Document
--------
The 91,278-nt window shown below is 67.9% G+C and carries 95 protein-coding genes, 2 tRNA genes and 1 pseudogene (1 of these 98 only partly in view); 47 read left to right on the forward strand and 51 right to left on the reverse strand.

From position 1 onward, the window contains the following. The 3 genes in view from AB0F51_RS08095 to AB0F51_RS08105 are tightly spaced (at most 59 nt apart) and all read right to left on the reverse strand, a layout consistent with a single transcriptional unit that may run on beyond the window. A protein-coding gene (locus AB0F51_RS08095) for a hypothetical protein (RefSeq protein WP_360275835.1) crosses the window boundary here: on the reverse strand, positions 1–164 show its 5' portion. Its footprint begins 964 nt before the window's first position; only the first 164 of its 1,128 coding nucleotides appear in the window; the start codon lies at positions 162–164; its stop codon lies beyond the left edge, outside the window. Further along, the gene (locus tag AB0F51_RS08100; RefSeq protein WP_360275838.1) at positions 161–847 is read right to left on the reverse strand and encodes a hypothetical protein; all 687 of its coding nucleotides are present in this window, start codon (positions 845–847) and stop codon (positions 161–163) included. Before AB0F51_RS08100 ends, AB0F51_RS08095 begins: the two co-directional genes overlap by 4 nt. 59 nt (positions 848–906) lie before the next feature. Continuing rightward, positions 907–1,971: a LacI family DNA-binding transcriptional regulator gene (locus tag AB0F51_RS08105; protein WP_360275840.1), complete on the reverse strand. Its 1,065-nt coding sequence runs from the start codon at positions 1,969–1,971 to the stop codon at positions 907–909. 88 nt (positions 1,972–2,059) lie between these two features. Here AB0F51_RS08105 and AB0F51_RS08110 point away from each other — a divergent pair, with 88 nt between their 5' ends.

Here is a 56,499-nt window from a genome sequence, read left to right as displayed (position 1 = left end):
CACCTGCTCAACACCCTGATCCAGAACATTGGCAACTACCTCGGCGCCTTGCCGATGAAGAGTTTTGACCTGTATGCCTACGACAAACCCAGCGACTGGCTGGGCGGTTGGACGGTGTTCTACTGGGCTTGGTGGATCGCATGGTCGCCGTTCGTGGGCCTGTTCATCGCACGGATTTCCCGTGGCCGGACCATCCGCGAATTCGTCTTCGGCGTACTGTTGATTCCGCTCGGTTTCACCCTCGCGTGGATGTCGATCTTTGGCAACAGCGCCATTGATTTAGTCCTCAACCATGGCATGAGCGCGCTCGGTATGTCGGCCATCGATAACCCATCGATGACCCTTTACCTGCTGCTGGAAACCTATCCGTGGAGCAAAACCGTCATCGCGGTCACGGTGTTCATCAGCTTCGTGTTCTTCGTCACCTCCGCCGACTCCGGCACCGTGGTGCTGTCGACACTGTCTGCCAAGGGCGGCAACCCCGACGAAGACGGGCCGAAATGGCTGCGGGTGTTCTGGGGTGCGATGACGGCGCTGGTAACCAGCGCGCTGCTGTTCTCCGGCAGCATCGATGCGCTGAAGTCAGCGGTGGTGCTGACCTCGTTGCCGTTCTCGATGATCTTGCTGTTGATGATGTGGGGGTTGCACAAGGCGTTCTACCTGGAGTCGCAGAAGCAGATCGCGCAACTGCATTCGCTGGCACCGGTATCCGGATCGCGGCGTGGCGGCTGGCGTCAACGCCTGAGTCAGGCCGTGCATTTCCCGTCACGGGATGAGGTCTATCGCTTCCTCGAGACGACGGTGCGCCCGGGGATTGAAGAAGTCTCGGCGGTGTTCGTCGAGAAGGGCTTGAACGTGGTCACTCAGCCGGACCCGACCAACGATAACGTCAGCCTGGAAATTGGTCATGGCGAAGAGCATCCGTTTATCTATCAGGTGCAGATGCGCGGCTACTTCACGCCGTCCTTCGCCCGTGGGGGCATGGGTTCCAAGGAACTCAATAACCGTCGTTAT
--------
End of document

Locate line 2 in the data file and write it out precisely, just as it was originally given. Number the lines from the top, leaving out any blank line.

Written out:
From position 1 onward, the window contains the following. The 3 genes in view from AB0F51_RS08095 to AB0F51_RS08105 are tightly spaced (at most 59 nt apart) and all read right to left on the reverse strand, a layout consistent with a single transcriptional unit that may run on beyond the window. A protein-coding gene (locus AB0F51_RS08095) for a hypothetical protein (RefSeq protein WP_360275835.1) crosses the window boundary here: on the reverse strand, positions 1–164 show its 5' portion. Its footprint begins 964 nt before the window's first position; only the first 164 of its 1,128 coding nucleotides appear in the window; the start codon lies at positions 162–164; its stop codon lies beyond the left edge, outside the window. Further along, the gene (locus tag AB0F51_RS08100; RefSeq protein WP_360275838.1) at positions 161–847 is read right to left on the reverse strand and encodes a hypothetical protein; all 687 of its coding nucleotides are present in this window, start codon (positions 845–847) and stop codon (positions 161–163) included. Before AB0F51_RS08100 ends, AB0F51_RS08095 begins: the two co-directional genes overlap by 4 nt. 59 nt (positions 848–906) lie before the next feature. Continuing rightward, positions 907–1,971: a LacI family DNA-binding transcriptional regulator gene (locus tag AB0F51_RS08105; protein WP_360275840.1), complete on the reverse strand. Its 1,065-nt coding sequence runs from the start codon at positions 1,969–1,971 to the stop codon at positions 907–909. 88 nt (positions 1,972–2,059) lie between these two features. Here AB0F51_RS08105 and AB0F51_RS08110 point away from each other — a divergent pair, with 88 nt between their 5' ends.